In the first chapter of her book The Wisdom to Know the Difference, Eileen Flanagan invites readers to examine the influences in our lives that assist or deter them from knowing and doing God’s will. She deals with family, cultural and religious influences. I think that if a person truly wants to be free they will eventually have to delve into these three. They comprise the soil in which our seed, which is ourselves, is planted. Jesus pointed out in his famous parable that the environment surrounding a seed has everything to do with how well it flourishes.
Jesus was particularly conscious of the impact of being raised in the Jewish Temple religion of the time. This, after all, was the soil he himself would have had to consider in his spiritual search. Had he not freed himself of the image of the distant God, would he have discovered the new image that he passes on to us, that of a loving, ever present, and intimately engaged Father?
To demonstrate the task of examining one’s early life influences, Flanagan tells the stories of several searchers, one of which I so identify with, I would like to share it here. “Hilary Beard grew up afraid of God, particularly God’s ability to judge and inflict punishment.” Okay, I am already hooked. This was my beginning. Even as a small child, I was caught in the fear that if I were to die, I would go to hell. There were so many rules in the Church, that I couldn’t help but trip up. Hal went through a fundamentalist stage, which I did also. It was a great consolation that I could be assured of salvation and I left the Catholic church in favor of a fundamentalist bible study group, led by a Baptist elder who first introduced me to the bible. After a while, however, I began to get wind of some negative attitudes in the community in the form of harsh judgment about those who did not believe the way they did. They justified their attitudes by calling it “concern” for the unsaved. Of course, they saw their condemnation as simply a reflection of God’s condemnation…they were just the messengers. Meanwhile, I was beginning to question the whole idea of God being so condemning at all, no matter what the bible said. I asked myself whether I could send someone to hell just because they hadn’t come to believe in Jesus and decided that, no, I couldn’t. That became somewhat of a heresy…I was more loving than the God I was supposed to be worshiping. So be it, I finally decided. I defaulted to honesty about what I was realizing.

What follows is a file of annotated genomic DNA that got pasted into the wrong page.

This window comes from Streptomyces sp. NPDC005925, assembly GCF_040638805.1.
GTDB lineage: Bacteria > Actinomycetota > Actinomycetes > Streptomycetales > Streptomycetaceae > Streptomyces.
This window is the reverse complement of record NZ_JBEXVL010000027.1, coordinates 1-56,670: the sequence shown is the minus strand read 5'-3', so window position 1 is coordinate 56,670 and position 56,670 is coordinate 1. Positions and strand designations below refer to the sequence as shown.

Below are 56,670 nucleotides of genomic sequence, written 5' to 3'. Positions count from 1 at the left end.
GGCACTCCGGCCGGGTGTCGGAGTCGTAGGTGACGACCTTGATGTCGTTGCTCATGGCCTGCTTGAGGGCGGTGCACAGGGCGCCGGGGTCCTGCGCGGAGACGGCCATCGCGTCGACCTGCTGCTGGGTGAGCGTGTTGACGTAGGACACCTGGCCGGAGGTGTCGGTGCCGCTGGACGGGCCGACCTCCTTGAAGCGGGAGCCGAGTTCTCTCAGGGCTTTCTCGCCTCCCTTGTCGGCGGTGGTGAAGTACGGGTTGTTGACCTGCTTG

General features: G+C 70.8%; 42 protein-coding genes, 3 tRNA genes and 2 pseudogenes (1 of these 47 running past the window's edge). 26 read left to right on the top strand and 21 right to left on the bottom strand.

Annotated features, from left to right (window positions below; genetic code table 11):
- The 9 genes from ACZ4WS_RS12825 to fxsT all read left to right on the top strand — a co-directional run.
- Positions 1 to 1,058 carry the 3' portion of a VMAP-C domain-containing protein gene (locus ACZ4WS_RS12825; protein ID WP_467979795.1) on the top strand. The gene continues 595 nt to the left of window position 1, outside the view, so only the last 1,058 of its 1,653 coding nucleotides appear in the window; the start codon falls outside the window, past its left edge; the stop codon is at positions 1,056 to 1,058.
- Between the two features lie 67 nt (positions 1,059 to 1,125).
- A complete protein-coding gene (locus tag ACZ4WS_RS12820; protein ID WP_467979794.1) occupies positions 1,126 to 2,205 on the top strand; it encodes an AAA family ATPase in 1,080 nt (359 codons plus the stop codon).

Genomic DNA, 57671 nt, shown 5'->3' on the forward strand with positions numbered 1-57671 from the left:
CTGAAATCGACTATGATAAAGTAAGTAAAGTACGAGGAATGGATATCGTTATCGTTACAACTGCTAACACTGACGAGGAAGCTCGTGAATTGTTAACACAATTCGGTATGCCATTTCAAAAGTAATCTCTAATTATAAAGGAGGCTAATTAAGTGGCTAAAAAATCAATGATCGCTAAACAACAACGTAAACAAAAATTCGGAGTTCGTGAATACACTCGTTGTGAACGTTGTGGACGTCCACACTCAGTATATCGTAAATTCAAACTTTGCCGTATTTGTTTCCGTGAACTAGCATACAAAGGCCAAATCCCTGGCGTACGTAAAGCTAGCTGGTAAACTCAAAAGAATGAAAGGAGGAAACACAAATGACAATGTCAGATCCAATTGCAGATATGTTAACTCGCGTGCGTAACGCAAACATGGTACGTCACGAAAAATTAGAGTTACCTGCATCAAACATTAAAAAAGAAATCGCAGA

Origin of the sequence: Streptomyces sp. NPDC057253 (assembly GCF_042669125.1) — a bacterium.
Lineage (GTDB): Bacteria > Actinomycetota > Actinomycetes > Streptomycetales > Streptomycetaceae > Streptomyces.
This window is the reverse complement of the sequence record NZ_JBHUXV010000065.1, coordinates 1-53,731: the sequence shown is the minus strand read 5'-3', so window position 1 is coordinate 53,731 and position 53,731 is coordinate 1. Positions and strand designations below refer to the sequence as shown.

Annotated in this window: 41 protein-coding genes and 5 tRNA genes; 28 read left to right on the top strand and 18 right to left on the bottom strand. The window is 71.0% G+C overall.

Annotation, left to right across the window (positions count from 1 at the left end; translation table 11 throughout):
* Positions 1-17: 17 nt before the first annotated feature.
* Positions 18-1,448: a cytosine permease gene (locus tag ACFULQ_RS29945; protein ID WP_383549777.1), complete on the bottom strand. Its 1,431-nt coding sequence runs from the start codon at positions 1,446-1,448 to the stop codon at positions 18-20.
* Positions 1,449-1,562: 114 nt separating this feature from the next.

Hal came to the same place. Flanagan shares his words: “I remember praying, ‘God, I really have been trying to believe, but my doubts often outweigh my belief. I have decided not to try to believe everything in the Bible.’” Even though that seemed like sure hell-fire, he admits that after his honest confession, he felt a deep sense of peace. Here is the part I really appreciate: “After that he decided that he was still a Christian, though not in the narrow definition of his family.” When I abandoned the community that told me what it was that I had to believe about Jesus Christ in order to be saved, I too felt peace. It is as thought I had finally found out what it is to be Christian, but I didn’t dare admit it to anyone. For sure, neither those in my Catholic upbringing nor those in my new bible study group would agree with me. So, I kept it to myself. I continued to read the scriptures but felt free to ignore or reject portions that I knew in my heart Jesus himself would reject. I loved the bible. I even went on to get a bachelors degree in Religious Studies with an emphasis in the Scriptures. It was a liberal Catholic institution where I was fed scholarly information about the history and theological development of the bible.